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Absolute quantification and normalization

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#1 Needs Clarification

Needs Clarification


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Posted 17 January 2010 - 10:38 AM

Hi all,
I'm quite familiar with real-time RT-PCR, but have never done any absolute quantification before and need some clarification regarding what's rattling around in my brain.

RNA was isolated from multiple tissues and developmental stages of my organism using standard techniques including DNase treatment and cleanup. I then used a NanoDrop to quantify my RNA, and used precisely 2 ug RNA to synthesize cDNA.

I have a target gene and primers that give me excellent amplification with efficiency = 100% (using a pool of cDNA from multiple tissues/dev stages) and a single peak in the dissociation curve. I have also sequenced the amplicon to confirm specificity.

The target gene has been cloned into a plasmid, which I will linearize and use for the standard curve for absolute quantification.

In the past, with relative quantification, I used internal reference genes (i.e. b-actin, 18S, eF1a, etc.). Now, with absolute quantification, do I need a reference gene, particularly since I've essentially normalized everything to total input RNA?

My confusion here is that if I use the delta-delta Ct method with a reference gene, once I subtract the Ct of my ref gene (say, 15) from my target gene (say, 19), I'd get a normalized Ct (in this case, 4). If I use this normalized Ct on my external standard curve (linearized plasmid), the copy number of my target would be vastly under-represented, right??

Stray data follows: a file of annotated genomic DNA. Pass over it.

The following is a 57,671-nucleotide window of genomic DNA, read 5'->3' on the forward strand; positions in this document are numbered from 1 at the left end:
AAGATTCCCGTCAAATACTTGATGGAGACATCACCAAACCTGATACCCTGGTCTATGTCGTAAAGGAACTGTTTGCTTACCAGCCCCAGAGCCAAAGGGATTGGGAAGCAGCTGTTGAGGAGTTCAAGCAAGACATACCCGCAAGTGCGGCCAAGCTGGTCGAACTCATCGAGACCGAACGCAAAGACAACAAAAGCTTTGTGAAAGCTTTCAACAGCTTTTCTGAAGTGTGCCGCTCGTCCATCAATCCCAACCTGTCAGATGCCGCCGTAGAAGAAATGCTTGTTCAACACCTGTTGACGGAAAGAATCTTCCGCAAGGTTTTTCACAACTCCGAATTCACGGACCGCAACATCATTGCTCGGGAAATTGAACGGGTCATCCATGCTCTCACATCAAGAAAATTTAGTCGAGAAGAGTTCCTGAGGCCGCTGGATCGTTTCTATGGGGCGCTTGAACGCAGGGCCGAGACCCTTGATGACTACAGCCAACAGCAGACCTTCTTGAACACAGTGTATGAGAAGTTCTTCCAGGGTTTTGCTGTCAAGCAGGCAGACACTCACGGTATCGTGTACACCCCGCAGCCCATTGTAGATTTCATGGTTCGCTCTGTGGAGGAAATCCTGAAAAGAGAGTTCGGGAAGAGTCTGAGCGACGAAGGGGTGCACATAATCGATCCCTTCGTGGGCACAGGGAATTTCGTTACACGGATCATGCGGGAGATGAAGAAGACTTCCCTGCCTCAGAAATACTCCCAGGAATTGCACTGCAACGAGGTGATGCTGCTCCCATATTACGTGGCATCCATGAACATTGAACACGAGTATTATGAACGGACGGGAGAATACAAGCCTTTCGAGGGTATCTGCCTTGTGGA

If I do need a reference gene for normalization, how do perform the absolute quantification???!

I've read a whack of a papers on the subject (many from Bustin or Pfaffl) but need some confirmation that I'm doing this correctly...

Thanks in advance!!

-- Needs Clarification

#2 jpopesku



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Posted 18 January 2010 - 03:05 PM

Correct: you do not require a normalizing gene for absolute quantitative PCR (aqPCR), as long as you've normalized to input [RNA].

Here's a quote from Leong et al. 2007. Absolute quantification of gene expression in biomaterials research using real-time PCR. Biomaterials 28:203-210:

aqPCR can be more robust than relative quantification because aqPCR is independent of any normalizing gene. In aqPCR, the only normalization done between samples was the use of starting amount of total RNA that represented the entire transcriptome, thus decreasing the error.

Since you've normalized to total input RNA, I think you're fine.

Hopefully someone will correct me if I'm incorrect.


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